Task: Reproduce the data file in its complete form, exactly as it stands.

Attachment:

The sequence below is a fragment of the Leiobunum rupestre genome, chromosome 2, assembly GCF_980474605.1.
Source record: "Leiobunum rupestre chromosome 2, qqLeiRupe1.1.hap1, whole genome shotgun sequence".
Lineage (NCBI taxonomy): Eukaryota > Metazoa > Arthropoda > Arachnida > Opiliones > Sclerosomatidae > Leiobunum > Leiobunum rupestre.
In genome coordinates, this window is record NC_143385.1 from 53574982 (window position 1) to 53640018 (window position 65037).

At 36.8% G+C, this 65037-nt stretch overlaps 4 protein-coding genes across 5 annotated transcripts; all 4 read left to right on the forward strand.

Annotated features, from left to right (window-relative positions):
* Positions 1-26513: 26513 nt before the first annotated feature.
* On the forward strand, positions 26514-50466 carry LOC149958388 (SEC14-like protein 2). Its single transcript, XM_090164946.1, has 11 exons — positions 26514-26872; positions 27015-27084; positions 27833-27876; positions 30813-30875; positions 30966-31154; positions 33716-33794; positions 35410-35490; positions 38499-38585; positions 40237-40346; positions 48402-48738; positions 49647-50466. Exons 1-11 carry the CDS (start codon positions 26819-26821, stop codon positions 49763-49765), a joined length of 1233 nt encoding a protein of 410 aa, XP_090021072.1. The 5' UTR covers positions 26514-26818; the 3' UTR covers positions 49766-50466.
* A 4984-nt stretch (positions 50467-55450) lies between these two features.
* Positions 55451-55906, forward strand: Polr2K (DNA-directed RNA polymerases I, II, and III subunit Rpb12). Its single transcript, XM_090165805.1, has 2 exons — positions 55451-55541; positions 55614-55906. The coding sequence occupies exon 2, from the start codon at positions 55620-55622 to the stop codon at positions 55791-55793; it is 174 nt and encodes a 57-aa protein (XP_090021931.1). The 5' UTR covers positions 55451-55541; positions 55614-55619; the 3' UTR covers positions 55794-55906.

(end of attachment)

The sequence below is a fragment of the Leiobunum rupestre genome, chromosome 2, assembly GCF_980474605.1.
Source record: "Leiobunum rupestre chromosome 2, qqLeiRupe1.1.hap1, whole genome shotgun sequence".
Lineage (NCBI taxonomy): Eukaryota > Metazoa > Arthropoda > Arachnida > Opiliones > Sclerosomatidae > Leiobunum > Leiobunum rupestre.
In genome coordinates, this window is record NC_143385.1 from 53574982 (window position 1) to 53640018 (window position 65037).

At 36.8% G+C, this 65037-nt stretch overlaps 4 protein-coding genes across 5 annotated transcripts; all 4 read left to right on the forward strand.

Annotated features, from left to right (window-relative positions):
* Positions 1-26513: 26513 nt before the first annotated feature.
* On the forward strand, positions 26514-50466 carry LOC149958388 (SEC14-like protein 2). Its single transcript, XM_090164946.1, has 11 exons — positions 26514-26872; positions 27015-27084; positions 27833-27876; positions 30813-30875; positions 30966-31154; positions 33716-33794; positions 35410-35490; positions 38499-38585; positions 40237-40346; positions 48402-48738; positions 49647-50466. Exons 1-11 carry the CDS (start codon positions 26819-26821, stop codon positions 49763-49765), a joined length of 1233 nt encoding a protein of 410 aa, XP_090021072.1. The 5' UTR covers positions 26514-26818; the 3' UTR covers positions 49766-50466.
* A 4984-nt stretch (positions 50467-55450) lies between these two features.
* Positions 55451-55906, forward strand: Polr2K (DNA-directed RNA polymerases I, II, and III subunit Rpb12). Its single transcript, XM_090165805.1, has 2 exons — positions 55451-55541; positions 55614-55906. The coding sequence occupies exon 2, from the start codon at positions 55620-55622 to the stop codon at positions 55791-55793; it is 174 nt and encodes a 57-aa protein (XP_090021931.1). The 5' UTR covers positions 55451-55541; positions 55614-55619; the 3' UTR covers positions 55794-55906.